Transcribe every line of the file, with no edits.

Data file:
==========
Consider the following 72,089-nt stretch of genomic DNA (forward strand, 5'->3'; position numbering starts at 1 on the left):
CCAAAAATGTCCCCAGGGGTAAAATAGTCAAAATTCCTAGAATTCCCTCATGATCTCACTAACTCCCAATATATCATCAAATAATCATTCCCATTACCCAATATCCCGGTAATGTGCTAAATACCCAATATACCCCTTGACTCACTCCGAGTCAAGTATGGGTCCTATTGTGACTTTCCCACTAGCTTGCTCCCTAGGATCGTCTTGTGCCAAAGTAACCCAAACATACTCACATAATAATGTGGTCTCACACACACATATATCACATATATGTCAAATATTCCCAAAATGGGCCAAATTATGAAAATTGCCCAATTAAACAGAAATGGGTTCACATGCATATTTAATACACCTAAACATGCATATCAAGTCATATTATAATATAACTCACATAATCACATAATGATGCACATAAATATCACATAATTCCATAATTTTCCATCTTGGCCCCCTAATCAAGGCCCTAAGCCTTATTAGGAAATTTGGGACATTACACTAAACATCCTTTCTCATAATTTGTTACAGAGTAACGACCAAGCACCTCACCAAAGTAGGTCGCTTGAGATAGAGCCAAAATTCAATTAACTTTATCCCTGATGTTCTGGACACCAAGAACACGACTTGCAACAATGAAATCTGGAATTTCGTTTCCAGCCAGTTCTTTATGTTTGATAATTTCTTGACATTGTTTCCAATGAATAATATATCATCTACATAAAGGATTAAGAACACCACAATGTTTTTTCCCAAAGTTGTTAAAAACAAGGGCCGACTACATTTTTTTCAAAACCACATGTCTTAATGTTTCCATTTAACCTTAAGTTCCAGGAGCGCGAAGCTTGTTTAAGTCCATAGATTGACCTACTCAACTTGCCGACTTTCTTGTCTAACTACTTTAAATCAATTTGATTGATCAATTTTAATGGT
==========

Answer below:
Consider the following 72,089-nt stretch of genomic DNA (forward strand, 5'->3'; position numbering starts at 1 on the left):
CCAAAAATGTCCCCAGGGGTAAAATAGTCAAAATTCCTAGAATTCCCTCATGATCTCACTAACTCCCAATATATCATCAAATAATCATTCCCATTACCCAATATCCCGGTAATGTGCTAAATACCCAATATACCCCTTGACTCACTCCGAGTCAAGTATGGGTCCTATTGTGACTTTCCCACTAGCTTGCTCCCTAGGATCGTCTTGTGCCAAAGTAACCCAAACATACTCACATAATAATGTGGTCTCACACACACATATATCACATATATGTCAAATATTCCCAAAATGGGCCAAATTATGAAAATTGCCCAATTAAACAGAAATGGGTTCACATGCATATTTAATACACCTAAACATGCATATCAAGTCATATTATAATATAACTCACATAATCACATAATGATGCACATAAATATCACATAATTCCATAATTTTCCATCTTGGCCCCCTAATCAAGGCCCTAAGCCTTATTAGGAAATTTGGGACATTACACTAAACATCCTTTCTCATAATTTGTTACAGAGTAACGACCAAGCACCTCACCAAAGTAGGTCGCTTGAGATAGAGCCAAAATTCAATTAACTTTATCCCTGATGTTCTGGACACCAAGAACACGACTTGCAACAATGAAATCTGGAATTTCGTTTCCAGCCAGTTCTTTATGTTTGATAATTTCTTGACATTGTTTCCAATGAATAATATATCATCTACATAAAGGATTAAGAACACCACAATGTTTTTTCCCAAAGTTGTTAAAAACAAGGGCCGACTACATTTTTTTCAAAACCACATGTCTTAATGTTTCCATTTAACCTTAAGTTCCAGGAGCGCGAAGCTTGTTTAAGTCCATAGATTGACCTACTCAACTTGCCGACTTTCTTGTCTAACTACTTTAAATCAATTTGATTGATCAATTTTAATGGT